Your new car is a spy, probably

Plus: Improv magic
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The Futurist is your daily tech, cosmic, and science (both weird or otherwise) newsletter with articles and content curated just for you.

In today's edition:

// Spy cars

// China’s ‘force’ gun

// The man dropping chemicals in your pool

// Flexible solar cells

Major power efficiency boost for flexible solar cells | SciTechDaily

“Researchers have enhanced the efficiency of ternary organic solar cells by introducing a ‘guest’ component. This modification allows for improved sunlight absorption and optimized solar cell operations. Through strategic placement and modification of this guest component, they achieved power conversion efficiency gains of over 19 percent.”

The lost art of playing with your kid | How To Play With Your Kid

Calling all parents (or people with friends with kids)! Playing with your kid can be hard, even if a sweet show about a loveable family of anthropomorphic blue heelers is making your kid think otherwise. That’s okay because, through the art of improv (you know, that thing your funny co-worker does in the back of a pie shop every week that you refuse to watch them do), you can learn how to engage your kid on a whole new level. Best of all, it’s a lot of fun too. Even better than that, those tips and tricks are all in a short, easy-to-read, and super useful guide. [Ad]

Man arrested for dropping chemical into swimming pools using drone | The Byte

“The general manager of a Quality Inn in Absecon, New Jersey, noticed a bizarre trend at her hotel: a mysterious blue substance had seemingly been airdropped into the hotel's pool, causing it to turn a radioactive shade of green.


As The New York Times reports, it wasn't a sudden algae bloom or bacterial infection. It was a 45-year-old man, who thought it was hilarious to use a drone to contaminate nearby pools with packets of Sea Dye, a chemical that colors the water to aid during water rescues.”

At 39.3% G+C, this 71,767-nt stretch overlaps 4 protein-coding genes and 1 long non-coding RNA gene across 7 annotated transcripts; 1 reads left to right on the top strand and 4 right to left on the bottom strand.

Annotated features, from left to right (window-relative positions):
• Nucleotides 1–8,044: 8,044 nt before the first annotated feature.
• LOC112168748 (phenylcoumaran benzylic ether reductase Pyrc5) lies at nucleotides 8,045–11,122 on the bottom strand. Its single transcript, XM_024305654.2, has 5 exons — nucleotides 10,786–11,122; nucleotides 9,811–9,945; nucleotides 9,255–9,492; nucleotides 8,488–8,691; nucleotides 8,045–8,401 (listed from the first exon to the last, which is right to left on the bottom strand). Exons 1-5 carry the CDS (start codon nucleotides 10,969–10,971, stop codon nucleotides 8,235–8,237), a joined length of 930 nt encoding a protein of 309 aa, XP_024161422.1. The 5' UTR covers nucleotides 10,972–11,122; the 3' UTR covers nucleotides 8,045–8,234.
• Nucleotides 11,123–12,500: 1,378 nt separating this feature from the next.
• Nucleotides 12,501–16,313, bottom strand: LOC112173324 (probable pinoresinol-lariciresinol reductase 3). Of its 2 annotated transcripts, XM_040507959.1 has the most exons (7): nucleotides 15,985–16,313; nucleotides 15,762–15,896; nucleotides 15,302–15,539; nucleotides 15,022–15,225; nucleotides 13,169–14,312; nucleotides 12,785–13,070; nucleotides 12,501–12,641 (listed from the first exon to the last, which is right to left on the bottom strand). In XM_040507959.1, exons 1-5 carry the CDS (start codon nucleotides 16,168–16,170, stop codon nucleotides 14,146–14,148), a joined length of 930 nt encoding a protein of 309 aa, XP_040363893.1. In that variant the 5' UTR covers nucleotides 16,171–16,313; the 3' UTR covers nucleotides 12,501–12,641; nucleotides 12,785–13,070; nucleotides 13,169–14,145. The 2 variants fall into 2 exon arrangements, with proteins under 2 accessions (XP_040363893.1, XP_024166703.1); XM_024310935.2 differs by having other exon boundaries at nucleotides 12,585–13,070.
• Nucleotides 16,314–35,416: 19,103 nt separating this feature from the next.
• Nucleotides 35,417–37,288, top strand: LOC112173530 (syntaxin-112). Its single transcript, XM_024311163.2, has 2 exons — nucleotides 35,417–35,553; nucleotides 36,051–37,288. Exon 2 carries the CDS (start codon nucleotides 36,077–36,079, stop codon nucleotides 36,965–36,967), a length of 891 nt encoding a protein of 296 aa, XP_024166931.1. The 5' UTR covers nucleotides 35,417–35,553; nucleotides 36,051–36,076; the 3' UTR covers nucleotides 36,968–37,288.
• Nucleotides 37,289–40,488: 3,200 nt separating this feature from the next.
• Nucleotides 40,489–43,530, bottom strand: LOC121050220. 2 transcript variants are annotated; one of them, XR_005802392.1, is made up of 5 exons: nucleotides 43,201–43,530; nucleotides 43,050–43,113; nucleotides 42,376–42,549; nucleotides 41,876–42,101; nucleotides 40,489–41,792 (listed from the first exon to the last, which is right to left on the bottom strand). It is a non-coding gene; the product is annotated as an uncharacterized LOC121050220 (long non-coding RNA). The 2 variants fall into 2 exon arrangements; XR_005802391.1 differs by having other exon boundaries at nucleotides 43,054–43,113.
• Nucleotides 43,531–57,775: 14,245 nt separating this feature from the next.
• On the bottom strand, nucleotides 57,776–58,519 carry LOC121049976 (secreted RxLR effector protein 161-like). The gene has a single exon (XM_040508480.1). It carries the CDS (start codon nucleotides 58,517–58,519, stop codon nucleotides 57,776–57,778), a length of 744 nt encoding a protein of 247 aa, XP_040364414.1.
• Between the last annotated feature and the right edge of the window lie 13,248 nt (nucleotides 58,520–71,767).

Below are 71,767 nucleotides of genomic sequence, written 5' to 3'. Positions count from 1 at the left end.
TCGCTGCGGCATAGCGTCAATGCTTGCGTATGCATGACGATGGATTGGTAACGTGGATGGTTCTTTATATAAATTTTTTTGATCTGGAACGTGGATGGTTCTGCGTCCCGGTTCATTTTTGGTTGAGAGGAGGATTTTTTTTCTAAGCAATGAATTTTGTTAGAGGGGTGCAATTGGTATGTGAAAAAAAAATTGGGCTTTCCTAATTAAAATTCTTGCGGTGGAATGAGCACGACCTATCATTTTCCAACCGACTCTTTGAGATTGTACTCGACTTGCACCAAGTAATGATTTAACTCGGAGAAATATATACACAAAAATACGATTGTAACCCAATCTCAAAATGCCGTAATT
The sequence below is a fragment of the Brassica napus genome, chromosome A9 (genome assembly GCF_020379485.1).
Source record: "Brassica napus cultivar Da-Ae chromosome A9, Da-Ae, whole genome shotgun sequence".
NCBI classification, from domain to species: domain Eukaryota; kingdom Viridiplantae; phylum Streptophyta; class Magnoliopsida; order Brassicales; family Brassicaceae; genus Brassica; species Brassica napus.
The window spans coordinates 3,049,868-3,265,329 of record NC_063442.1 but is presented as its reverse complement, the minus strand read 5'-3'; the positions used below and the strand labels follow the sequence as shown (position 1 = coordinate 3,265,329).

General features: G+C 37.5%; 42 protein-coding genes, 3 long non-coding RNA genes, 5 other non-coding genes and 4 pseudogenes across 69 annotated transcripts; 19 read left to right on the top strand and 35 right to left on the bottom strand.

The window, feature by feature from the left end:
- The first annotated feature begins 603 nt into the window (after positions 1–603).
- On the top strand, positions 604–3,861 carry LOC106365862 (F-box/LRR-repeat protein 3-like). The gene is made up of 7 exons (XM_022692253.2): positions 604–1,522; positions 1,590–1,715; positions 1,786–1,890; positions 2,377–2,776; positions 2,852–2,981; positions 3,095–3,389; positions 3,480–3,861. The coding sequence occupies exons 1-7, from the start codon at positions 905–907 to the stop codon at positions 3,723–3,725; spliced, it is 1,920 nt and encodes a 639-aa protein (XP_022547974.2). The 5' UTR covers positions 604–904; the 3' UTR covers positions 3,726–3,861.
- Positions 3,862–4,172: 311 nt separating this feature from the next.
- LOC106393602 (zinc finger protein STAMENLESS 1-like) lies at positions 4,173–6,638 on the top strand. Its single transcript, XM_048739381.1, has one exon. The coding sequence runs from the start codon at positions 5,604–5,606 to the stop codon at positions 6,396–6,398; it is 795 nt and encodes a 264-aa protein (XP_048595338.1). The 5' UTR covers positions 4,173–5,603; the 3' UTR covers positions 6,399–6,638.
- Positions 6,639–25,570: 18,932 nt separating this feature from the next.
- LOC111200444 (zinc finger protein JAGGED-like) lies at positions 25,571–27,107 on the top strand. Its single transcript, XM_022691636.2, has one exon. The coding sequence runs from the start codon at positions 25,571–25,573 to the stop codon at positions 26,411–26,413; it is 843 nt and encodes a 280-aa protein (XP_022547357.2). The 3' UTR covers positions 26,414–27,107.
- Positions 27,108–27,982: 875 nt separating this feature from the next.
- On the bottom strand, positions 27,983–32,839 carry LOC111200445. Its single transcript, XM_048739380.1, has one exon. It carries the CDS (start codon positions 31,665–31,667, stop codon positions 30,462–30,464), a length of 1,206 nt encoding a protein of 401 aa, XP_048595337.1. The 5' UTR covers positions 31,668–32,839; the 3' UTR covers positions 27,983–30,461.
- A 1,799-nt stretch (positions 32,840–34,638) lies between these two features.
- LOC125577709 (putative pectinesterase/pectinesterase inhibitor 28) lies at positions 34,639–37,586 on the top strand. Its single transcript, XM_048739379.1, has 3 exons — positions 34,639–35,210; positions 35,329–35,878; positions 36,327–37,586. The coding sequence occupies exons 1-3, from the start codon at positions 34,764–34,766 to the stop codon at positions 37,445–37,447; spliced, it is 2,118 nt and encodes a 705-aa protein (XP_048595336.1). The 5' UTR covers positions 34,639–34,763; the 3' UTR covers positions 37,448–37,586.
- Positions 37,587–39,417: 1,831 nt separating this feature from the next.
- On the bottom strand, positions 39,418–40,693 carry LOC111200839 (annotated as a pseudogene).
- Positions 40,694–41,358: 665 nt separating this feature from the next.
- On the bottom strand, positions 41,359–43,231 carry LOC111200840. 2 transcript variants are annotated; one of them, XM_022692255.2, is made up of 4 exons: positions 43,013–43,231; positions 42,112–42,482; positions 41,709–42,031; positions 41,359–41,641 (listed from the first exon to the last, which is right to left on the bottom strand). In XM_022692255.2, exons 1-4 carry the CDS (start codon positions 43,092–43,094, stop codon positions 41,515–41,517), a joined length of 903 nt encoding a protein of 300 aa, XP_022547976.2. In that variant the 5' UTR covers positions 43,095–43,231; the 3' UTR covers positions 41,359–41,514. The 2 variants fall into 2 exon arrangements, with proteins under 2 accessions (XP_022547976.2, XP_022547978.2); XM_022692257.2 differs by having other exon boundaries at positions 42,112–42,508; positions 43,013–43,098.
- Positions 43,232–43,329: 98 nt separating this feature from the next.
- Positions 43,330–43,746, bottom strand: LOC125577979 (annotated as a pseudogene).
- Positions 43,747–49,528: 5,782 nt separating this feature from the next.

If you’ve got a new car, it’s a data privacy nightmare | Gizmodo

“If your vehicle was made in the last few years, you’re probably driving around in a data-harvesting machine that may collect personal information as sensitive as your race, weight, and sexual activity. Volkswagen’s cars reportedly know if you’re fastening your seatbelt and how hard you hit the brakes.


That’s according to new findings from Mozilla’s *Privacy Not Included project. The nonprofit found that every major car brand fails to adhere to the most basic privacy and security standards in new internet-connected models, and all 25 of the brands Mozilla examined flunked the organization’s test.”

Elite performance and longevity, powered by your data | Fount

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Meet China's new 'Force' gun that can move things from afar | Interesting Engineering

“Chinese scientists are working on a device that uses plasma rings to move objects at a distance. Touted as possibly being used for contactless satellite recovery, delivery, or space object deflection, the team behind the program is confident the device would work in principle, the South China Morning Post (SCMP) reported.


Likened to the "Jedi" abilities of 'Force Push' and 'Force Pull' in the science fiction franchise 'Star Wars' (though possibly closer in concept to an actual 'tractor beam'), the device could prove revolutionary for many industries if proven viable.”

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